To evade the impacts of fire, Santa Lucia Fir also selects sites where fire is relatively infrequent. They often select north facing exposures of precipitous terrain where the temperatures are definitely more cool and moist. Those sites also lack any buildup of leaf litter (or needle duff) and are primarily composed of rocky mineral soils. So when fire does pass through, it burns with less severity. The absence of leaf litter is important because leaf litter can often cause a ground level fire to build in height and become a more devastating crown or canopy fire. Canopy fires are often very destructive with more devastating long term impacts. Canopy fires also have the potential to produce extreme heat that affects the viability of the seed bank within the soil. A devastating fire event could exacerbate a specie's recovery by greatly diminishing their generational succession.

Many paleoendemic plant species, like Santa Lucia Fir, adjusted to these kinds of threats by migrating to habitat niches where such threats are greatly reduced. They select habitat niches that preserve growing conditions mimicking their historical environs. In a sense, these kinds of habitat niches are like a window into a past time when the specie was more numerous and widespread. Cone Peak provides such a window.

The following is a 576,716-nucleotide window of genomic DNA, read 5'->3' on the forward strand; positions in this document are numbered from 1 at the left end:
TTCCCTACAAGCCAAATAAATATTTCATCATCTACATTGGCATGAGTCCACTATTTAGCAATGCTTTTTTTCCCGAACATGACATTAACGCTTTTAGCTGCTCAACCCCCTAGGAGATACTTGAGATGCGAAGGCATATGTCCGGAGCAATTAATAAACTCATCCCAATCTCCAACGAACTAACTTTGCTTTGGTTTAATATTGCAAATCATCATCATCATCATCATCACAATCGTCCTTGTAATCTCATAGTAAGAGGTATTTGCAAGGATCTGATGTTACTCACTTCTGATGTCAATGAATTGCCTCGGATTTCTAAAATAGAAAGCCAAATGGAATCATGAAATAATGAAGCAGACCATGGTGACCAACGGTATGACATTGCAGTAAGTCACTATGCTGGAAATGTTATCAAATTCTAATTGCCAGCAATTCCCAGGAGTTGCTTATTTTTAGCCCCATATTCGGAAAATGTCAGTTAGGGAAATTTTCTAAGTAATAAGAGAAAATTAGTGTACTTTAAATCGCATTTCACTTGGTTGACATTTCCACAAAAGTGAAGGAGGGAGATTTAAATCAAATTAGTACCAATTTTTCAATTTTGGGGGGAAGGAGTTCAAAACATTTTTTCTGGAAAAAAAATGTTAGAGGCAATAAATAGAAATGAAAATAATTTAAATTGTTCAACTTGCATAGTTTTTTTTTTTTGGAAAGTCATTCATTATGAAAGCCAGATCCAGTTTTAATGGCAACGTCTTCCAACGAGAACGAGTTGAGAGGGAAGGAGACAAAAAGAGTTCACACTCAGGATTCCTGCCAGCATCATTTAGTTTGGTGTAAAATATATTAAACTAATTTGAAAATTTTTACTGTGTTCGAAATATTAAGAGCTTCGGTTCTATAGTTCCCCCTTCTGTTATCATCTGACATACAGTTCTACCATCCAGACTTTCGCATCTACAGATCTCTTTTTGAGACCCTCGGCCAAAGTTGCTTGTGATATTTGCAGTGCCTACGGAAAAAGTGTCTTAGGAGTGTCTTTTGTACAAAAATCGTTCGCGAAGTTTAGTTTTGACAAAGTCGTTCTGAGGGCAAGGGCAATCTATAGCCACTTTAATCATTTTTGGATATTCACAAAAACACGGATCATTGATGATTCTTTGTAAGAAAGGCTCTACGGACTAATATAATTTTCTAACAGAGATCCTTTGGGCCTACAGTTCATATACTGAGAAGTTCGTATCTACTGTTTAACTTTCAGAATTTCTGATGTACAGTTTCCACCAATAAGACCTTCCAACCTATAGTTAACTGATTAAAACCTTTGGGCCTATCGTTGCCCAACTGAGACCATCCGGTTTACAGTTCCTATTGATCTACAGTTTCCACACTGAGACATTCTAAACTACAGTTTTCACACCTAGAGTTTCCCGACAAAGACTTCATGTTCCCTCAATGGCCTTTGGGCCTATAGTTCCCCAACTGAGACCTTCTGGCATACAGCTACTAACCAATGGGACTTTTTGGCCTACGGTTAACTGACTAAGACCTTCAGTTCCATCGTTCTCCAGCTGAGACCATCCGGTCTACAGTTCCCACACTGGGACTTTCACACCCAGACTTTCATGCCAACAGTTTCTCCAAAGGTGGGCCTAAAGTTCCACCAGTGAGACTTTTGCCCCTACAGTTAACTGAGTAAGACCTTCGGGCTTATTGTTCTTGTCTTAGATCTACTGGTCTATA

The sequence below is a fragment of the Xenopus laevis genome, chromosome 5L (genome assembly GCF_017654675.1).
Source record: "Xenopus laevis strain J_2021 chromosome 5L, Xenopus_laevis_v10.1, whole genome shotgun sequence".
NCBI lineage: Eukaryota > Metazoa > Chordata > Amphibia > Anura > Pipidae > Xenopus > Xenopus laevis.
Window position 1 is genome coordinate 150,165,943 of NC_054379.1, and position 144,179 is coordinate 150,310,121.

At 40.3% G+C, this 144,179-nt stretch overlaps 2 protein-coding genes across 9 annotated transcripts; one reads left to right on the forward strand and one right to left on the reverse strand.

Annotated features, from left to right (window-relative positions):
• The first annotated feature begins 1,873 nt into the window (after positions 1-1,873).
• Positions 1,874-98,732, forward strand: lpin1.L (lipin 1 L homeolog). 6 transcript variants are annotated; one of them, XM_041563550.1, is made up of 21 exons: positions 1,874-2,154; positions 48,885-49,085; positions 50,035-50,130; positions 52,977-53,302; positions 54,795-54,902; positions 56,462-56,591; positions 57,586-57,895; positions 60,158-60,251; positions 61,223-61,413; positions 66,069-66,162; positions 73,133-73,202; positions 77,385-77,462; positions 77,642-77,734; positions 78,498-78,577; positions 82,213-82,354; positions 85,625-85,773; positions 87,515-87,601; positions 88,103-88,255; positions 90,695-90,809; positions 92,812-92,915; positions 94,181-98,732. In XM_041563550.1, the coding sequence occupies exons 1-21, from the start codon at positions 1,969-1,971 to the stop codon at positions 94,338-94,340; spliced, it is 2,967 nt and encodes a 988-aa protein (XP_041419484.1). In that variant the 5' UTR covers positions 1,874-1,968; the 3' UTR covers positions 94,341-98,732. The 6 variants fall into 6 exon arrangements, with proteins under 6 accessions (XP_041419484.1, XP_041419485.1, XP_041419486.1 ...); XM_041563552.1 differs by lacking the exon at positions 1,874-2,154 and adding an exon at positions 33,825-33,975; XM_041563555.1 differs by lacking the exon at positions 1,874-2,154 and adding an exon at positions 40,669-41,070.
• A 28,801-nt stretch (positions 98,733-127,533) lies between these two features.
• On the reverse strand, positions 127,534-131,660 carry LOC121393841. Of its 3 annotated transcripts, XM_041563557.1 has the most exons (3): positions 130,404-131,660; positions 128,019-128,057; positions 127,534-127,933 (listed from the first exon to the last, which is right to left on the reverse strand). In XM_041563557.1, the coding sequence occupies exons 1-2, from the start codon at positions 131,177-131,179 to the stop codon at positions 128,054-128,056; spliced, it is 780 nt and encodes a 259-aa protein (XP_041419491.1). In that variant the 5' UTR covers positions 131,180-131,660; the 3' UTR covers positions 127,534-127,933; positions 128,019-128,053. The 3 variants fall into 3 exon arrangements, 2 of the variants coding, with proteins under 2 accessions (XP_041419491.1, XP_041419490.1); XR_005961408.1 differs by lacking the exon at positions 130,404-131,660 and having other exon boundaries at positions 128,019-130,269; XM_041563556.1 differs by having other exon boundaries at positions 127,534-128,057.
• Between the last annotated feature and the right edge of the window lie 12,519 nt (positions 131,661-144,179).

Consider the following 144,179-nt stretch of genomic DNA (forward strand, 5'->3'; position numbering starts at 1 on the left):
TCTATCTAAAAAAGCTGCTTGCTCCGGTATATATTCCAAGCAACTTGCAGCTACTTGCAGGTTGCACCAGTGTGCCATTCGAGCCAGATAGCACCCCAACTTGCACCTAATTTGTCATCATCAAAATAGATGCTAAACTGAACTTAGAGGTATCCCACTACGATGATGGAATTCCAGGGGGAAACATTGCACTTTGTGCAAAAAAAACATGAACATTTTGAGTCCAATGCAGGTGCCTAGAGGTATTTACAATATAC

Young Santa Lucia Fir seedling growing in the granite scree of Cone Peak's north slope

Afternoon shade in Santa Lucia Fir habitat, Cone Peak.

Within a distance just under 6 miles, Cone Peak rises from sea level to just over 5,000’ in elevation. It’s one of the steepest gradients in the Unites States. It’s proximity to the coast makes for a cool, moist and temperate environment and makes it home to one of the larger stands of Santa Lucia Firs.

As the contemporary climate continues to warm and become increasingly arid, concern remains for the Santa Lucia Fir. A drier climate increases the likelihood that fire behavior may change. A hotter climate means temperatures at higher elevations will warm as well. Added environmental stress may also weaken the species' ability to withstand disease and pest infestations. It is literally an uphill battle. 

(Just following the time of this writing, the Dolan Fire of 2020 burned through the Cone Peak area. The Dolan Fire was part of California's 2020 fire siege. It remains to be seen how the Santa Lucia Fir faired. Stay tuned.)

View looking north towards Cone Peak

Additional Photos

Additional Reading

Axelrod, Daniel I. “Evolution of the Santa Lucia Fir (Abies Bracteata) Ecosystem.” Annals of the Missouri Botanical Garden, vol. 63, no. 1, 1976, pp. 24–41. JSTOR, Accessed 26 Jan. 2021.

Using Format